“The first half a season when we came back the building wasn’t finished on time because of contractual problems,” said Morris.

“We had to play out of Flintshire and Sheffield so with all our fans travelling on the road we were an away team playing at home.”

These early trials and tribulations have certainly calmed with Phoenix now well-established and Morris responsible for realising the dreams of ice hockey fans across Manchester.

Simply having a club to follow seemed a distant thought at times but former glories were rekindled in 2011 as Phoenix were crowned champions of the English Premier League.

And while trophies are the currency of all sports clubs, Phoenix has also enabled the 52-year-old to be a force for good with the club operating a charitable arm.

“Everybody thinks the highlight has been winning the championship but for me it’s the people I have met along the way,” he said.

“And we have built a foundation for kids that goes out to deprived neighbourhoods and helps kids in situations where families aren’t too strong.

“We’ve also got a lot of disabled kids who come here and watch games with us as well as school road shows which cover things like the environment, bullying, drugs and healthy living.

“There are lots of things outside this game of ice hockey which for me are more important.”

The community work which Morris has been able to roll-out to the wider Manchester area has certainly resonated and struck a chord with the club’s South Manchester-born owner.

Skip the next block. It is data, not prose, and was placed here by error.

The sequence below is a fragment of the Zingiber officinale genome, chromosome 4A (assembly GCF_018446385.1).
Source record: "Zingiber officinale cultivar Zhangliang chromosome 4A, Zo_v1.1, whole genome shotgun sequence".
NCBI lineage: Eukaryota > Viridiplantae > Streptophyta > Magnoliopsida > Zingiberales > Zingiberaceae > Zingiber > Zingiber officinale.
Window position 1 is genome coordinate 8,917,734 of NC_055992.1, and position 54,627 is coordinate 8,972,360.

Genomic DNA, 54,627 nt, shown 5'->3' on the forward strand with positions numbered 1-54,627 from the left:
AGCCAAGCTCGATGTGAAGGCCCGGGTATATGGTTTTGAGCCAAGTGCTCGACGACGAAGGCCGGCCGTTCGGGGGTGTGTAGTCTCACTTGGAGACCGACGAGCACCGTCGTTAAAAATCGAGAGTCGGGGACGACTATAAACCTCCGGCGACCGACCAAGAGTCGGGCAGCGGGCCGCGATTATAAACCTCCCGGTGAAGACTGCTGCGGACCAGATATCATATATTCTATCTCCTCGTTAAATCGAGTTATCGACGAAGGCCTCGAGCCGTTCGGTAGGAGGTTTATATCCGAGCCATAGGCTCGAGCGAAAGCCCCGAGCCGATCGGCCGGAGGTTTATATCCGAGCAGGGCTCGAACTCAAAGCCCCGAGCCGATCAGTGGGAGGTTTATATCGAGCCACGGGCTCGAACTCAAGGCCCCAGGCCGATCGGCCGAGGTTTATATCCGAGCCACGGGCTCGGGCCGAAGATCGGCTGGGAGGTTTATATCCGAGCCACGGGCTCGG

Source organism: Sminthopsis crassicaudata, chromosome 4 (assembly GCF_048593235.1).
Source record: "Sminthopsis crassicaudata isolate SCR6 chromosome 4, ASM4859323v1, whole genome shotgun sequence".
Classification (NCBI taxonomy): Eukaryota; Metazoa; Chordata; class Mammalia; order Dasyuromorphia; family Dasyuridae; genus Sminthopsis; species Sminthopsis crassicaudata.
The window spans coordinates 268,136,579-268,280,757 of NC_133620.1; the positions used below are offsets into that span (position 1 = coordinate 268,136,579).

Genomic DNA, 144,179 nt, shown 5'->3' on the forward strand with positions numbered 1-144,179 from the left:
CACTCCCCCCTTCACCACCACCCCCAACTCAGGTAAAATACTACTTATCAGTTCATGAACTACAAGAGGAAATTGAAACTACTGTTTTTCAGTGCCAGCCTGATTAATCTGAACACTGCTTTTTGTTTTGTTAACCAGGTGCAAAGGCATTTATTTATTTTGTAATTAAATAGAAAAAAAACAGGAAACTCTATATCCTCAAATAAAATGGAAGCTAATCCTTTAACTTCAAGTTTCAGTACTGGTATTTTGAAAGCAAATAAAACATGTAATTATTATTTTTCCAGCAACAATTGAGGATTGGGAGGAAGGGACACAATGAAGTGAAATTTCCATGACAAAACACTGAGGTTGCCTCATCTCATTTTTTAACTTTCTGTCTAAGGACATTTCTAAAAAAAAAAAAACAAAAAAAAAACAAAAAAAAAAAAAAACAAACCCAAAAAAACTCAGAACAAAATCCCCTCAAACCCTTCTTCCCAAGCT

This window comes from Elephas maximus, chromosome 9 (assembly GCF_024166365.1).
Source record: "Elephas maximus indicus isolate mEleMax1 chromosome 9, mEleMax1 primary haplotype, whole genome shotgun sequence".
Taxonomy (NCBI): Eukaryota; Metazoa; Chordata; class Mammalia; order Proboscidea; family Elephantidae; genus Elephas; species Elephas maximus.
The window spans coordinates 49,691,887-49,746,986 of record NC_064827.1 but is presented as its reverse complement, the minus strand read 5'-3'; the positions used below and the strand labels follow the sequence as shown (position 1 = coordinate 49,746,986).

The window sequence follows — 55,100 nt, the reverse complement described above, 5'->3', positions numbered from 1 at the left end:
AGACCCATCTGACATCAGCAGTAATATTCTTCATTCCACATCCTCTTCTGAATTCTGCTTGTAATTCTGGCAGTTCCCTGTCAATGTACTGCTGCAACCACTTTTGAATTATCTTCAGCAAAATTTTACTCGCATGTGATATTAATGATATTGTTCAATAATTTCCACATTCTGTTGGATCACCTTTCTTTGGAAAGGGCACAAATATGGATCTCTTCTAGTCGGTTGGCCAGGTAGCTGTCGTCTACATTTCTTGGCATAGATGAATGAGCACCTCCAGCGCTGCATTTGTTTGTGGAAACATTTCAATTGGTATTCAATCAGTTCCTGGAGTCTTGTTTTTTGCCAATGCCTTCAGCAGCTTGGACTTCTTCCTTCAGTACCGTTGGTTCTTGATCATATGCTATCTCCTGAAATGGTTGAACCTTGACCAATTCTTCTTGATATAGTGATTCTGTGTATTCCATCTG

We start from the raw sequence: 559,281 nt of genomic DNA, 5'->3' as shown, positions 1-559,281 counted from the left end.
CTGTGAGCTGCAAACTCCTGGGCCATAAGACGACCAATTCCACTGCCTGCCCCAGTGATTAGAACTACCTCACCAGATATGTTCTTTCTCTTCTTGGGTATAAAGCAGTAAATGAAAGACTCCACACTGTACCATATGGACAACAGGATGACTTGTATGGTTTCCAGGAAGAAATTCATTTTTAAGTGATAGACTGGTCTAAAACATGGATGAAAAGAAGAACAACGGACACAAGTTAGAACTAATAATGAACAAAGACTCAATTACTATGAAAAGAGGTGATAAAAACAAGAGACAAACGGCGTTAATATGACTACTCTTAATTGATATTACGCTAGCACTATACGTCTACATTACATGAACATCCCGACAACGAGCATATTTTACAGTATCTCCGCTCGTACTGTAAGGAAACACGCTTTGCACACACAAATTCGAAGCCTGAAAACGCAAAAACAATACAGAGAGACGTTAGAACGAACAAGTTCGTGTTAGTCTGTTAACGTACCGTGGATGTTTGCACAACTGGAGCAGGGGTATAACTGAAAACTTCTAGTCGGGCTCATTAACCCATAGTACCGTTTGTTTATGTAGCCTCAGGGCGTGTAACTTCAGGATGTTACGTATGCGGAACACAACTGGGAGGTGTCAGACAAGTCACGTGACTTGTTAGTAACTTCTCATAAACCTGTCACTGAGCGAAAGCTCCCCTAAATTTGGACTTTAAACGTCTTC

“For me the things that you do that make a difference are probably nowadays more important than playing ice hockey although I still love the game,” he said.

“I love to win – our coach Tony Hand and I are born winners and we love to win, that’s what we do.

“But there are so many things which allow me get more out of it and sometimes these things are a little bit better than silverware.”

Morris – who runs PR company Comtec Presentations – remains a keen motocross fan having ridden for Kawasaki and coached the under-16 national squad.

He has also been a keen amateur boxer and one statement he has always believed in encapsulates the Manchester Phoenix project more than any other.

“My dad always used to say ‘If you believe in a dream long enough it becomes a reality’ and I think he’s right,” he said.

“Most things go wrong because people give up but if you don’t give up you’ll achieve most things in life.

“If you put the hours in and the work and the research, then one day it will become a reality but you have to believe in it and work hard at it and you have to be prepared not to quit.”

Such a philosophy has seen Morris resurrect ice hockey in Manchester and will no doubt see Manchester Phoenix continue to thrive going forward.

And despite him playing down the 2011 championship win, returning home at the weekend with the end-of-season play-off trophy will surely have given the club’s owner enormous satisfaction.

Picture courtesy of Richard Allan, with thanks